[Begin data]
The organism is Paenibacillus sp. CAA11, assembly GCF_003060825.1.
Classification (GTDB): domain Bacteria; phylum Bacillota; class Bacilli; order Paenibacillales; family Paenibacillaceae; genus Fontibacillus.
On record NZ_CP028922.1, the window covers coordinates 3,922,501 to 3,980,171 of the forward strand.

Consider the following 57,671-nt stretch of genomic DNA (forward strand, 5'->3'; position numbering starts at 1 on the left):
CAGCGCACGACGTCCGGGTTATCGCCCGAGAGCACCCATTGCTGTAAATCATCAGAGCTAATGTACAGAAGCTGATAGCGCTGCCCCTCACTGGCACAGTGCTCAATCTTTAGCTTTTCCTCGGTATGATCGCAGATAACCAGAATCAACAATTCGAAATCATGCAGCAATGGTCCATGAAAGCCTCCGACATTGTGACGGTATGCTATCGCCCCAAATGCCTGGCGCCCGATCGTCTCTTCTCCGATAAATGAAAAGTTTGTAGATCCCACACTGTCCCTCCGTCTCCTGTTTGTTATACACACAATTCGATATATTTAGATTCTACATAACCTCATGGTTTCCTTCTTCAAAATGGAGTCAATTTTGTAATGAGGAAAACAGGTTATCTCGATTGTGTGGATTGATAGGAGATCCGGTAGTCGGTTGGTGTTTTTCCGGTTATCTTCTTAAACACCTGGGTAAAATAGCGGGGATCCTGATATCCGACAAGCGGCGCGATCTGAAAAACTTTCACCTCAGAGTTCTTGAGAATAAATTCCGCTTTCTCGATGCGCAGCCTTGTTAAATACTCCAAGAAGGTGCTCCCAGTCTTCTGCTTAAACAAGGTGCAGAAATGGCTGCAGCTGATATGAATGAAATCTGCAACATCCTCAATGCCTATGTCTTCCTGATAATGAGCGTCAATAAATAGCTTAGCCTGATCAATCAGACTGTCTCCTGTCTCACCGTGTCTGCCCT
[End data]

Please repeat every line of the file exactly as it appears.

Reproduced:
The organism is Paenibacillus sp. CAA11, assembly GCF_003060825.1.
Classification (GTDB): domain Bacteria; phylum Bacillota; class Bacilli; order Paenibacillales; family Paenibacillaceae; genus Fontibacillus.
On record NZ_CP028922.1, the window covers coordinates 3,922,501 to 3,980,171 of the forward strand.

Consider the following 57,671-nt stretch of genomic DNA (forward strand, 5'->3'; position numbering starts at 1 on the left):
CAGCGCACGACGTCCGGGTTATCGCCCGAGAGCACCCATTGCTGTAAATCATCAGAGCTAATGTACAGAAGCTGATAGCGCTGCCCCTCACTGGCACAGTGCTCAATCTTTAGCTTTTCCTCGGTATGATCGCAGATAACCAGAATCAACAATTCGAAATCATGCAGCAATGGTCCATGAAAGCCTCCGACATTGTGACGGTATGCTATCGCCCCAAATGCCTGGCGCCCGATCGTCTCTTCTCCGATAAATGAAAAGTTTGTAGATCCCACACTGTCCCTCCGTCTCCTGTTTGTTATACACACAATTCGATATATTTAGATTCTACATAACCTCATGGTTTCCTTCTTCAAAATGGAGTCAATTTTGTAATGAGGAAAACAGGTTATCTCGATTGTGTGGATTGATAGGAGATCCGGTAGTCGGTTGGTGTTTTTCCGGTTATCTTCTTAAACACCTGGGTAAAATAGCGGGGATCCTGATATCCGACAAGCGGCGCGATCTGAAAAACTTTCACCTCAGAGTTCTTGAGAATAAATTCCGCTTTCTCGATGCGCAGCCTTGTTAAATACTCCAAGAAGGTGCTCCCAGTCTTCTGCTTAAACAAGGTGCAGAAATGGCTGCAGCTGATATGAATGAAATCTGCAACATCCTCAATGCCTATGTCTTCCTGATAATGAGCGTCAATAAATAGCTTAGCCTGATCAATCAGACTGTCTCCTGTCTCACCGTGTCTGCCCT